Rear Window

By Tina Traster


Lately, I’ve been feeling like Jimmy Stewart in “Rear Window” — but in the suburbs.

Why haven’t I seen the school bus stop next door? Why is there only one car going in and out of the driveway? What’s happened to the wife and teenage daughters?

On a typical suburban street, such a mystery easily would be solved by popping by or picking up the phone. At the very least, I could call another neighbor and ask what’s going on at so-and-so’s house.

But not on this road. I live on an undulating mountain pass — the kind you might drive along if you were apple-picking upstate. Traffic moves fast. There are no sidewalks. At least one other person besides me raises chickens. I wouldn’t be surprised if some folks tote shotguns.

It’s the kind of road for people who live in a bedroom community but who’d rather not.

Dwellers include a small-press publisher, two sculptors, a moviemaker, a yoga teacher and holistic healers. I’ve met some of these people briefly, but most of us prefer a reclusive lifestyle. That’s why we live on a road where there’s never a block party or a communal effort to get a fallow townhouse development knocked down.

I think back to the Brooklyn house I grew up in. It was on a tree-lined street with small lawns and tidy back yards. Houses were in spitting distance of one another. We could see directly into our neighbor’s kitchen.

I remember gazing through the window while we cleared dishes after dinner. The husband and wife next door would become quite animated sometimes, moving in circles around one another, arms gesticulating. Were they quarreling or cavorting? It was an intriguing mime act to decipher.

When I ask my husband what he thinks happened to the wife and girls from next door, he says, “Has anyone looked in the wood chipper?”

He doesn’t care. He doesn’t wonder about strangers who live 200 feet from us. I’m not sure why I do.

After weeks of concluding I hadn’t seen the family, I made an intentional effort to see if the school bus was still stopping at their house. It wasn’t. During the long, snowy winter, I’d only seen the husband outside, shoveling — and only occasionally.

Then I remembered something: A few months ago, I’d noticed a U-Haul in their driveway. I assumed one of the girls was off to college.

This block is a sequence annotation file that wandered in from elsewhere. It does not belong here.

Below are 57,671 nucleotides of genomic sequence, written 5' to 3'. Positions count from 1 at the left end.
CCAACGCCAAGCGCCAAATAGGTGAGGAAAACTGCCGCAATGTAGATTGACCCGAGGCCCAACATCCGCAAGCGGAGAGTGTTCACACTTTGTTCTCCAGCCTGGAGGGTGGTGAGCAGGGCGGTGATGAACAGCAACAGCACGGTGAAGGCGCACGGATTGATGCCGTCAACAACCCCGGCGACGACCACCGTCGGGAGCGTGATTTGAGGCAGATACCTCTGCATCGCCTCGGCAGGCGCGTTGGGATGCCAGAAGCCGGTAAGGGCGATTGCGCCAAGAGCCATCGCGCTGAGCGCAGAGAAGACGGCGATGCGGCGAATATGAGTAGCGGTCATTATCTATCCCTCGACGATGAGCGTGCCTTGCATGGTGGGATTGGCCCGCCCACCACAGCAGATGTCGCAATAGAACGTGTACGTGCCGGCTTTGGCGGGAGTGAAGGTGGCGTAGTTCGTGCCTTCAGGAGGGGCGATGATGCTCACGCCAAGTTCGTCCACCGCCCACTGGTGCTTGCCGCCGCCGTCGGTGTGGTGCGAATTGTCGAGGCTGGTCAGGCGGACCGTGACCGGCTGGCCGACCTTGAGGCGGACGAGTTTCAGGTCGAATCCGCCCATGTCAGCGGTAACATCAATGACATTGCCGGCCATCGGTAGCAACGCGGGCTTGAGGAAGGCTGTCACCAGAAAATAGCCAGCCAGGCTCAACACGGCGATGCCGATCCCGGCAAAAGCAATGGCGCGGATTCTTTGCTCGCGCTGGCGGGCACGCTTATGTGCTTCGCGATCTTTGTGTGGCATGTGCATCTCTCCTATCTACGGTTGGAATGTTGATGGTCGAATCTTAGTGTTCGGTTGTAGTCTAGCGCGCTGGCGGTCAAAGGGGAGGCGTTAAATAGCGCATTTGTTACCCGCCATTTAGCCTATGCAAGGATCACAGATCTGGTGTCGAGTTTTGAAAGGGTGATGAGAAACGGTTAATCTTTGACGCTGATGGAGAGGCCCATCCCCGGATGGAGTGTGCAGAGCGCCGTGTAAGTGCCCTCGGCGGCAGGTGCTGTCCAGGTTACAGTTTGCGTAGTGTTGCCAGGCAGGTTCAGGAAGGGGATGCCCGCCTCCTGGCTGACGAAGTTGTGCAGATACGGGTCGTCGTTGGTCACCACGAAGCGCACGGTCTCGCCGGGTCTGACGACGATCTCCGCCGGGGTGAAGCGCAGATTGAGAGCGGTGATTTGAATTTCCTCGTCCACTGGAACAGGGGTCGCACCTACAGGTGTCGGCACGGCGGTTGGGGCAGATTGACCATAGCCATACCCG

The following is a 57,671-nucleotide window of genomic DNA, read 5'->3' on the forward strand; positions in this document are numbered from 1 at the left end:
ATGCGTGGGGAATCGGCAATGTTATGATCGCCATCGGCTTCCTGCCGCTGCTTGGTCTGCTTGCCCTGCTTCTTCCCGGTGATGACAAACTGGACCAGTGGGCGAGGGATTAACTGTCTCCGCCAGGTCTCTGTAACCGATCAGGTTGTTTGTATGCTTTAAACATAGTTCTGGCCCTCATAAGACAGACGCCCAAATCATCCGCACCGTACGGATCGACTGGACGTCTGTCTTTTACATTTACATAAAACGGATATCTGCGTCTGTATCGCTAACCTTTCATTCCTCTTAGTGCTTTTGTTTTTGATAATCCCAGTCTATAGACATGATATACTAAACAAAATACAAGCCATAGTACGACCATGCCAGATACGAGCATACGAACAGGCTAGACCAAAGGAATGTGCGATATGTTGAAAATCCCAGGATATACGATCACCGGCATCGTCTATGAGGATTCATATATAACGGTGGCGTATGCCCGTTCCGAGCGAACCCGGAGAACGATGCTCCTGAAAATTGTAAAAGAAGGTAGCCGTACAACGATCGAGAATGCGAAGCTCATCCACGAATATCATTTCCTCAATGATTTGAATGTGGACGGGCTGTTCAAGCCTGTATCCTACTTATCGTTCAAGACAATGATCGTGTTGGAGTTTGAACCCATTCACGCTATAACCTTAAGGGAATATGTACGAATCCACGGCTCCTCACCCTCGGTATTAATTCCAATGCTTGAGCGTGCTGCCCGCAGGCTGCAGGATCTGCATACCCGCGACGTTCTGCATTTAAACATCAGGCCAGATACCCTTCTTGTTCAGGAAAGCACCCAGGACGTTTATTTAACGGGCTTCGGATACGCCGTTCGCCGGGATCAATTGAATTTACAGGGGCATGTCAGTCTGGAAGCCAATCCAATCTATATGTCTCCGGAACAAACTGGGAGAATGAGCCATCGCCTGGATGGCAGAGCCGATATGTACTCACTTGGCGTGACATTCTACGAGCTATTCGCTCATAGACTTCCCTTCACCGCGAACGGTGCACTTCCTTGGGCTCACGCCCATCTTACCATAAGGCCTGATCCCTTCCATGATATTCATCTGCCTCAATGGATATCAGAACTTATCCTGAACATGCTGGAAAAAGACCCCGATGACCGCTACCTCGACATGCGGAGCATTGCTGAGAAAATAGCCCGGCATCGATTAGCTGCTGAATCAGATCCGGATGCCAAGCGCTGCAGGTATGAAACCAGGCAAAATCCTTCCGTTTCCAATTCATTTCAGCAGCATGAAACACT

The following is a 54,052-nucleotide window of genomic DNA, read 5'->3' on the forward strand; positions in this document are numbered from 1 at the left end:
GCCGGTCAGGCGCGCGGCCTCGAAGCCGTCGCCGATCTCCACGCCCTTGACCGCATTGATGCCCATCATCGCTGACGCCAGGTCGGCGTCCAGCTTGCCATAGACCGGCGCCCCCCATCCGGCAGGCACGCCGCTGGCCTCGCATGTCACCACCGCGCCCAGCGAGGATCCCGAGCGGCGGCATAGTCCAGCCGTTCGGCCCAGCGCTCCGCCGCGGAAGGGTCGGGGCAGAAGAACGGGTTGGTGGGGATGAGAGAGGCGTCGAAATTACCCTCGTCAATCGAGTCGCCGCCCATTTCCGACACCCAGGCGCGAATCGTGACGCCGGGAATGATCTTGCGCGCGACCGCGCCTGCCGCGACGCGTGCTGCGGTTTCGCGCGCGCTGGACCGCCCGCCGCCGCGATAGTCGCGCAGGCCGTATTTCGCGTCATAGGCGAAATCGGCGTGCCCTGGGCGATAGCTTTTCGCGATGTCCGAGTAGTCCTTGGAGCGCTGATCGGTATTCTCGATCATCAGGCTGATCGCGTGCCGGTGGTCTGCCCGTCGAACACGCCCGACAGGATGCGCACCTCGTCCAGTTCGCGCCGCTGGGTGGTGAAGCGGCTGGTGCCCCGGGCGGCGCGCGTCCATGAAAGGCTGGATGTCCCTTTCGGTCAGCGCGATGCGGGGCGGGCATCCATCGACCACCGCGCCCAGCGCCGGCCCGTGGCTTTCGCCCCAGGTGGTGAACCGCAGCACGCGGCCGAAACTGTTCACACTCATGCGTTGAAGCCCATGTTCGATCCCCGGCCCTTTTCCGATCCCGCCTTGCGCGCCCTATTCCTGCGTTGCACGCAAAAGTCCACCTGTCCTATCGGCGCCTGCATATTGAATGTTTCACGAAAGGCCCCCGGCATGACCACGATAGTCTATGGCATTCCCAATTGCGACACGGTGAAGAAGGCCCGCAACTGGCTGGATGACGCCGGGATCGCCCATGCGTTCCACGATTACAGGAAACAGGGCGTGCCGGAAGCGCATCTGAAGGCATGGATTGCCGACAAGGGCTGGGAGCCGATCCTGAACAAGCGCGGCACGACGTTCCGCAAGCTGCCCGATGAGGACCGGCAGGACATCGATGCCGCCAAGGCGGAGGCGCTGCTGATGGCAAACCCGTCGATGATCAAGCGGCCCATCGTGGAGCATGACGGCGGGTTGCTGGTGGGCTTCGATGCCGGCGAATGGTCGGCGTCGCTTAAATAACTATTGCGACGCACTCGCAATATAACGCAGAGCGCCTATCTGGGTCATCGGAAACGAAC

Like Stewart’s character, I am overcome with curiosity — and theories. Is the couple going through a divorce? Did something terrible happen? Is it temporary or permanent?

My antenna is up.

Meanwhile, another mystery is dividing my detective time.

Several weeks back, I saw my elderly neighbor from across the street brought home in an ambulance, on a stretcher. From my window, he looked very withered and old. He is, by now, at least in his early 90s.

When we moved in nearly six years ago, he tottered across the dangerous road and introduced himself while we were doing a fall cleanup outside.

He’d been living on this road for a half-century. He told us stories about knowing people up here who used to trap minks. He was here before the New York State Thruway cut through Rockland County and brought a stream of traffic to our road. He was amused by the recent installation of sewers. He complimented us on rescuing the dilapidated farmhouse we bought and bringing it back to life.

What I remember most keenly about him was how much he loved living on this mountain road; he treasured the wildlife at his doorstep.

That was the longest conversation we ever had. After that, he occasionally waved while he was picking up his mail. Over time, I noticed he stopped driving. He no longer ambled down his long driveway to collect the mail. His son who lives in a neighboring house does that now.

The other day, I saw an ambulance with flashing lights return to his driveway. I think this time it was taking him away.

As the tires crunched down the gravel, my eyes welled up, over someone I never knew. Perhaps that’s what made me sad.

Read more about Tina Traster’s move from the city to a rural suburb in “Burb Appeal: The Collection,” now available on

E-mail: [email protected]


By Brin Butler


I was watching a girl’s reflection try on a winter coat in front of a mirror the other night. What made her interesting was how interested she was in what she was doing. She was inside a bright, hygienically-lit department store with puddles of squeaky light gleaming off the ground beside her feet. The cosmetics section and a large window divided us. I was outside in the cold watching my white breath fog up the view against the window and frantically wiping it off while a street light hung over me on Howe Street, drooling its sad creamsicle-glow into a puddle in the gutter that’d be frozen before I’d get into my front door that night.